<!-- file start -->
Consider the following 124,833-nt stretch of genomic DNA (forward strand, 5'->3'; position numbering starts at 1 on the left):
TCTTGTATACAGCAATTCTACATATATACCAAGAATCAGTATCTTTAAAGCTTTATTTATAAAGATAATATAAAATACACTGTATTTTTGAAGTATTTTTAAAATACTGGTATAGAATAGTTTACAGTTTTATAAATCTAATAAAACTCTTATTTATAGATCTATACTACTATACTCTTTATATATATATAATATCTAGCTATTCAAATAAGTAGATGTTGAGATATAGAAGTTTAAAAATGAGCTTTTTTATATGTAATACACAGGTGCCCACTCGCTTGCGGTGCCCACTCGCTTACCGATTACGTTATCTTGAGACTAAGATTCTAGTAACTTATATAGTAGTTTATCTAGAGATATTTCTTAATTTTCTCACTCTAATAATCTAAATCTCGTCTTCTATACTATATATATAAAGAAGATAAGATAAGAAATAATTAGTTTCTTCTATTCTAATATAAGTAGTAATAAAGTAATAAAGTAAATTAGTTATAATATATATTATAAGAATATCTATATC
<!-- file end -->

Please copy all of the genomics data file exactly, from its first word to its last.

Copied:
Consider the following 124,833-nt stretch of genomic DNA (forward strand, 5'->3'; position numbering starts at 1 on the left):
TCTTGTATACAGCAATTCTACATATATACCAAGAATCAGTATCTTTAAAGCTTTATTTATAAAGATAATATAAAATACACTGTATTTTTGAAGTATTTTTAAAATACTGGTATAGAATAGTTTACAGTTTTATAAATCTAATAAAACTCTTATTTATAGATCTATACTACTATACTCTTTATATATATATAATATCTAGCTATTCAAATAAGTAGATGTTGAGATATAGAAGTTTAAAAATGAGCTTTTTTATATGTAATACACAGGTGCCCACTCGCTTGCGGTGCCCACTCGCTTACCGATTACGTTATCTTGAGACTAAGATTCTAGTAACTTATATAGTAGTTTATCTAGAGATATTTCTTAATTTTCTCACTCTAATAATCTAAATCTCGTCTTCTATACTATATATATAAAGAAGATAAGATAAGAAATAATTAGTTTCTTCTATTCTAATATAAGTAGTAATAAAGTAATAAAGTAAATTAGTTATAATATATATTATAAGAATATCTATATC